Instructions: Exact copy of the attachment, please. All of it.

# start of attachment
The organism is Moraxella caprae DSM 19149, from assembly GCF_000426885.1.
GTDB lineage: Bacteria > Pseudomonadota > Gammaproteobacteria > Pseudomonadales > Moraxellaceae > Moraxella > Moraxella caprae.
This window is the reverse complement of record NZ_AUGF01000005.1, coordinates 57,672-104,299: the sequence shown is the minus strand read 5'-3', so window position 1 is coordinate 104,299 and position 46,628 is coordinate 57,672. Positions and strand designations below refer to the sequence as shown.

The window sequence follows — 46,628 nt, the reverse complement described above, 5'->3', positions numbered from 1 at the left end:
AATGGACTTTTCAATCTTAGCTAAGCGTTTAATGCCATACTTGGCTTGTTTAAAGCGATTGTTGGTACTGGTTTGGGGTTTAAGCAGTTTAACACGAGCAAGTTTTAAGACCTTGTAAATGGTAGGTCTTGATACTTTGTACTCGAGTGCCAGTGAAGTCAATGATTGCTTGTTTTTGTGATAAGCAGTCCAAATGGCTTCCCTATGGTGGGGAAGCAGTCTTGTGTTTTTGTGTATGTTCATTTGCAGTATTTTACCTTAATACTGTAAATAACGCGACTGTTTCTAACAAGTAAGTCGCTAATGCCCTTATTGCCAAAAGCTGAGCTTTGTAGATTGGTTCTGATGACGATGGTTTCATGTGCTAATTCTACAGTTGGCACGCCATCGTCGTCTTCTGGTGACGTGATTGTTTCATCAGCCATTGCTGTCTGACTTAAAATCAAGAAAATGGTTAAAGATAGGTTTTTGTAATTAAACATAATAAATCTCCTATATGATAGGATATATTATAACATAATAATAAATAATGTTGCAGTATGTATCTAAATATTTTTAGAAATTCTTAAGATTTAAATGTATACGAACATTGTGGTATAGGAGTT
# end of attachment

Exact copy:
The organism is Moraxella caprae DSM 19149, from assembly GCF_000426885.1.
GTDB lineage: Bacteria > Pseudomonadota > Gammaproteobacteria > Pseudomonadales > Moraxellaceae > Moraxella > Moraxella caprae.
This window is the reverse complement of record NZ_AUGF01000005.1, coordinates 57,672-104,299: the sequence shown is the minus strand read 5'-3', so window position 1 is coordinate 104,299 and position 46,628 is coordinate 57,672. Positions and strand designations below refer to the sequence as shown.

The window sequence follows — 46,628 nt, the reverse complement described above, 5'->3', positions numbered from 1 at the left end:
AATGGACTTTTCAATCTTAGCTAAGCGTTTAATGCCATACTTGGCTTGTTTAAAGCGATTGTTGGTACTGGTTTGGGGTTTAAGCAGTTTAACACGAGCAAGTTTTAAGACCTTGTAAATGGTAGGTCTTGATACTTTGTACTCGAGTGCCAGTGAAGTCAATGATTGCTTGTTTTTGTGATAAGCAGTCCAAATGGCTTCCCTATGGTGGGGAAGCAGTCTTGTGTTTTTGTGTATGTTCATTTGCAGTATTTTACCTTAATACTGTAAATAACGCGACTGTTTCTAACAAGTAAGTCGCTAATGCCCTTATTGCCAAAAGCTGAGCTTTGTAGATTGGTTCTGATGACGATGGTTTCATGTGCTAATTCTACAGTTGGCACGCCATCGTCGTCTTCTGGTGACGTGATTGTTTCATCAGCCATTGCTGTCTGACTTAAAATCAAGAAAATGGTTAAAGATAGGTTTTTGTAATTAAACATAATAAATCTCCTATATGATAGGATATATTATAACATAATAATAAATAATGTTGCAGTATGTATCTAAATATTTTTAGAAATTCTTAAGATTTAAATGTATACGAACATTGTGGTATAGGAGTT